Gartner Blog Network

Search is a Waste of Time

by Anthony J. Bradley  |  May 28, 2009  |  10 Comments

Let’s face it, searching is mostly a waste of time. I don’t like searching the house for my keys, I don’t like searching my closet for the right shirt, and I don’t like searching my systems (or the Web) for information. All of these are a waste of my time.

Let’s examine information search. So I’m getting some work done in some electronic form, say writing this blog, and I realize that I am in need of some information. Now I have to go out to another application (search engine) try to find what I’m looking for, and then transfer that information back to the application I was working in. Does this seem like a good use of time? Not to me. I want the information I need delivered to me when I need it and where I need it. I don’t want to have to look for it. Do you? Then let’s end the search madness and start pushing for something more. This is, for me, the best use case for the semantic Web. Understand what I’m doing and proactively deliver to me the information I need. Of course this requires all applications to be context aware and semantic-enabled (add this to the enablement list; web-enabled, service-enabled, WOA-enabled, mashup-enabled, and social media-enabled).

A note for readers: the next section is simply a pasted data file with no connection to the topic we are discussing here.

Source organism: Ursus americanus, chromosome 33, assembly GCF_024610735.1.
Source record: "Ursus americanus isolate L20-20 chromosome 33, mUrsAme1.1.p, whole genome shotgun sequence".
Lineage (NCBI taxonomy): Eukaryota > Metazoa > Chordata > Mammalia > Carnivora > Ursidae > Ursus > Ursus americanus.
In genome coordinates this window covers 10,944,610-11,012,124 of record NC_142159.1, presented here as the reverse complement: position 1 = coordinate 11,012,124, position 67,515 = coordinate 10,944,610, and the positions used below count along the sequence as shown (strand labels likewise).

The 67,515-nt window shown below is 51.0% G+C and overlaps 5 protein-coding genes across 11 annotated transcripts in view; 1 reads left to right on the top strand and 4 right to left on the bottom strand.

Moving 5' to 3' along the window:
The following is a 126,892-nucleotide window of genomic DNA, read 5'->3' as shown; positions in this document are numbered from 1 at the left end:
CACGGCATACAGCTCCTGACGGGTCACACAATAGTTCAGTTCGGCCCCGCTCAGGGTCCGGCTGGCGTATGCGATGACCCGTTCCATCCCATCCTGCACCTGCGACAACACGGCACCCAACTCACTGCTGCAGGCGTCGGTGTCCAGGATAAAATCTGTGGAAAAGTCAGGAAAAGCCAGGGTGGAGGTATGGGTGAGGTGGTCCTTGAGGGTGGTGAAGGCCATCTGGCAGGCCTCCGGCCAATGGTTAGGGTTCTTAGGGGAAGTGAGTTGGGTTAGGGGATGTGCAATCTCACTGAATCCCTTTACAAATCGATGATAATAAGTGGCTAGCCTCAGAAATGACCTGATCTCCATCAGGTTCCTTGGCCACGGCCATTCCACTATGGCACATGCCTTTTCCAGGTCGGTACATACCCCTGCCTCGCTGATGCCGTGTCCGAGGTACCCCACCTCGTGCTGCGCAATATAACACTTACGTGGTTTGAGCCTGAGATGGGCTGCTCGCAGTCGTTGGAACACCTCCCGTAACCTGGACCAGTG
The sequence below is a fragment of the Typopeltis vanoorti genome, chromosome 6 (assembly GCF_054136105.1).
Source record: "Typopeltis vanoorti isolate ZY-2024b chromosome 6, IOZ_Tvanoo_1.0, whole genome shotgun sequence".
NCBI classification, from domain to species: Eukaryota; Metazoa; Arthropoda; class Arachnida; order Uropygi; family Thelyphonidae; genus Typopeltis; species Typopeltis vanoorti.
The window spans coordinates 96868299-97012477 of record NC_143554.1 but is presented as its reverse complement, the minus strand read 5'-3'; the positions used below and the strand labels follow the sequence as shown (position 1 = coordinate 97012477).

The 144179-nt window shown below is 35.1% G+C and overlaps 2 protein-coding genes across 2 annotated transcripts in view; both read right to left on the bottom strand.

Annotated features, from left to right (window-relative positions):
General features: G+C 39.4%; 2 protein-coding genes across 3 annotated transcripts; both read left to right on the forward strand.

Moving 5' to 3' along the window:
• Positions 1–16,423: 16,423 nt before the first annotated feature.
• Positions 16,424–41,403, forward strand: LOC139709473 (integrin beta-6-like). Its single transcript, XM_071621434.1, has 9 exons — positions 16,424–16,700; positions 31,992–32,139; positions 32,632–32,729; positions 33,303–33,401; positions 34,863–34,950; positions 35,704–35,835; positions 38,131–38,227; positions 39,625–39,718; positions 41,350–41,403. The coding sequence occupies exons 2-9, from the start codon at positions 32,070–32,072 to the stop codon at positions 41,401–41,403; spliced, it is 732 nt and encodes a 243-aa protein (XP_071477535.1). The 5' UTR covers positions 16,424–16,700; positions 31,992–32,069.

Some technology providers are getting it. A 2008 Gartner Cool Vendor System One out of Vienna, Austria ( ) was one of the first I’d seen that delivers content in the context of work by combining a wiki offering with a underlying semantic engine that exposed content and people relevant to what the author was writing. GroupSwim ( is a Gartner 2009 Cool Vendor that employs semantic constructs to identify relevant community assets and alleviate the search burden. I also recently met with Exalead ( a “search based applications” technology provider. They have an interesting spin. Why not build purposeful applications that capitalize on information discovery. I use information discovery because I don’t want to lean too heavily on search. With Exalead search is the entry point but the technology also enables rich surfing in a RESTful manner thus enhancing the application navigation experience. Some of you who have heard me speak about Web oriented architecture and RESTful applications know that I use Wikipedia as an example (BTW, notice how RESTful this post is). People land on a Wikipedia page through search but then can experience a rich surfing experience in their knowledge acquisition endeavors. Exalead endeavors to provide all of us with that type of experience around solving business problems.